April 25, 2016, by Editor
What does community pharmacy environment in the UK look like and how as a pharmacist can you drive innovation and change?
This blog has been written by Robert Oakley, one of our third year undergraduate students. It is the second of four posts about his experience in attending a King’s Fund conference in February 2016 on “Commissioning person-centred care for vulnerable groups: what role does pharmacy play?”.
The current scenario of pharmacy’s input to vulnerable patient groups and disease management in the community setting has many areas for improvement.
Currently, community pharmacy generally only comes into contact with vulnerable patients and patients in general through a medicines supply role. Community pharmacy’s bread winner is its essential commissioned service of dispensing. This driver on dispensing as large a volume of prescriptions as possible can result in many patients who are purely supplied with medicines and all too often do not have their medicines explained to them. This can result in vulnerable patients feeling anxious and worried when they visit a pharmacy which has a particularly negative impact on those with learning difficulties.
The pharmacy landscape is also changing. Many are of the opinion that the dispensing role of pharmacy in the UK has a limited lifespan. This is due to the emergence of cheap, convenient hub and spoke “Amazon” based dispensing models emerging in the U.S.A and similar pilots being discussed between UK companies. These models are also encouraged with a recent government cut of the pharmacy national budget of 6% and decreasing returns from the drug tariff for medicines supplied by pharmacies.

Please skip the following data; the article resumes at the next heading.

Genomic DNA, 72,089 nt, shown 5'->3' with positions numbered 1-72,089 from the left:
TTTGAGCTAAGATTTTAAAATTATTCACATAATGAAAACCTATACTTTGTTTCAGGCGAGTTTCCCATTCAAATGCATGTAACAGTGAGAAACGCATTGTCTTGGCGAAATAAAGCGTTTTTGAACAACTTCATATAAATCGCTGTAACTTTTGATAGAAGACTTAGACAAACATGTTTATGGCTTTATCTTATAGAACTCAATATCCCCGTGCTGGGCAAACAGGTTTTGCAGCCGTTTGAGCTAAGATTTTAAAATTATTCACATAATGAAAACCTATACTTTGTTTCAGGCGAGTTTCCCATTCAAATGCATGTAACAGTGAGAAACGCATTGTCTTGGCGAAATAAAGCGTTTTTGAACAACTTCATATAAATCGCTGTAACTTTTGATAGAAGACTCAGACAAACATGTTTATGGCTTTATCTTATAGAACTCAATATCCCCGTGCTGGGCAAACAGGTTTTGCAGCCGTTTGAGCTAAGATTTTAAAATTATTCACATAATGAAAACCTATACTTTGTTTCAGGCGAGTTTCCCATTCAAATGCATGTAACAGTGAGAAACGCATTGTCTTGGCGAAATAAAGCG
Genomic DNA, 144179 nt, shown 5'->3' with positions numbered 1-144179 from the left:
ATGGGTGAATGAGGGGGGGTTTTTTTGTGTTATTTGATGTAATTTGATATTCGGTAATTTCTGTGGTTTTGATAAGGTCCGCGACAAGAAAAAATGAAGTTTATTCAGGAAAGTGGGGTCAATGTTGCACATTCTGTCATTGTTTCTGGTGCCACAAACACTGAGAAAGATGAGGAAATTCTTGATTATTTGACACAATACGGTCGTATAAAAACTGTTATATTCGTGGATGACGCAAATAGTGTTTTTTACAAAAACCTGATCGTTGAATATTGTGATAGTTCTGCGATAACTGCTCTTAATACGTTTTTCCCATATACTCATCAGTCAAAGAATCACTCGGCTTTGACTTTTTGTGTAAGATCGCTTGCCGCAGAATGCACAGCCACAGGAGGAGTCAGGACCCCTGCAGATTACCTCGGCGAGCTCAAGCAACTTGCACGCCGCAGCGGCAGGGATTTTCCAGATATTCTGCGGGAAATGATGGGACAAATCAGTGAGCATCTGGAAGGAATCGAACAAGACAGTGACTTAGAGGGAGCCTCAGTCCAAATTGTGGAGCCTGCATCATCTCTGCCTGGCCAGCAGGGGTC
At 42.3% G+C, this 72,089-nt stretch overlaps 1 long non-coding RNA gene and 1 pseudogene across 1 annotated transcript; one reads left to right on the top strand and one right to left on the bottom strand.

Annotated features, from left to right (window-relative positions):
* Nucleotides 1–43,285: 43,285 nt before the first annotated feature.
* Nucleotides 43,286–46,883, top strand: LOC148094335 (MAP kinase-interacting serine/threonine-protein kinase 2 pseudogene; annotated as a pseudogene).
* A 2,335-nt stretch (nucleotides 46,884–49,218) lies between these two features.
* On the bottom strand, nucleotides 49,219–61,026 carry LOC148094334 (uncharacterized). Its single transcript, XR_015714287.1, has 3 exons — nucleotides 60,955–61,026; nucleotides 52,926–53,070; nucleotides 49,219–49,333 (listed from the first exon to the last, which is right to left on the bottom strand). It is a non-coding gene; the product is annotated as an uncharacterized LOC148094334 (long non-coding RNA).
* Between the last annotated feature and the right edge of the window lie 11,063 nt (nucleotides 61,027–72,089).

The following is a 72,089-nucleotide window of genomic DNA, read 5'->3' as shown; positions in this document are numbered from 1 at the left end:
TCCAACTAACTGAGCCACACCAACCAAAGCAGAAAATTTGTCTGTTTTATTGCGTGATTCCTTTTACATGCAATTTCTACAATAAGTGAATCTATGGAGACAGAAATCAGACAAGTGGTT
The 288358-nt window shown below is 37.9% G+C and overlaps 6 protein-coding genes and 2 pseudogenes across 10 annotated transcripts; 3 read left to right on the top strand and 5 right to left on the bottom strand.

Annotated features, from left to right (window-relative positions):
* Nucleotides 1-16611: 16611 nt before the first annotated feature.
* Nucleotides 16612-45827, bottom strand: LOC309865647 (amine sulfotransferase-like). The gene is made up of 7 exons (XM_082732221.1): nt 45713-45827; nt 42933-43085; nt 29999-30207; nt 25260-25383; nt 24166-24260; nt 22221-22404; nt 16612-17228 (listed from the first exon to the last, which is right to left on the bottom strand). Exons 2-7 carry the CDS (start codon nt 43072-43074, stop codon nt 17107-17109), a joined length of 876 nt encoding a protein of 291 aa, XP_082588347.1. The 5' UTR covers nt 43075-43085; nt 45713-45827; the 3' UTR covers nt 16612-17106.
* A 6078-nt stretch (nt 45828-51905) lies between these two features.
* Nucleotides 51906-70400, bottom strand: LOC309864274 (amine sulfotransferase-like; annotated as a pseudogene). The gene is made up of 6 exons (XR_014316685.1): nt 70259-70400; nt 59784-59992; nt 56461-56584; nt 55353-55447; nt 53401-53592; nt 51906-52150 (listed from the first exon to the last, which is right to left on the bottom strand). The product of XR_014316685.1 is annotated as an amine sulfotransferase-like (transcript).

The New Medicines Service (NMS) and Medicines Use Reviews (MURs) in the community setting have opened the doors for a new breed of service led pharmacy but the time that pharmacy has to further prove its worth and diversify is fast running out. Some GPs are of the opinion that currently community pharmacists do not perform enough of a much needed supportive role with vulnerable patients in particular. This may be due to a fundamental lack of communication between the two professions.
However, with GPs overstretched more than ever there is a definitive need for pharmacy support, particularly for managing minor ailments and for specialist clinical pharmacists who can manage complicated patients on multiple medicines. Potentially there could be a pharmacist in every community that GPs could triage their patients to.
Barriers exist which are probably responsible for the stalemate on the pharmacy service front in recent years.
- First, is that there isn’t much available evidence for pharmacy based interventions apart from MURs and NMS that are both clinically and cost effective, therefore other services do not get commissioned. More research is needed for prospective interventions, particularly from an economic perspective as commissioners want hard evidence that their pound will be invested wisely.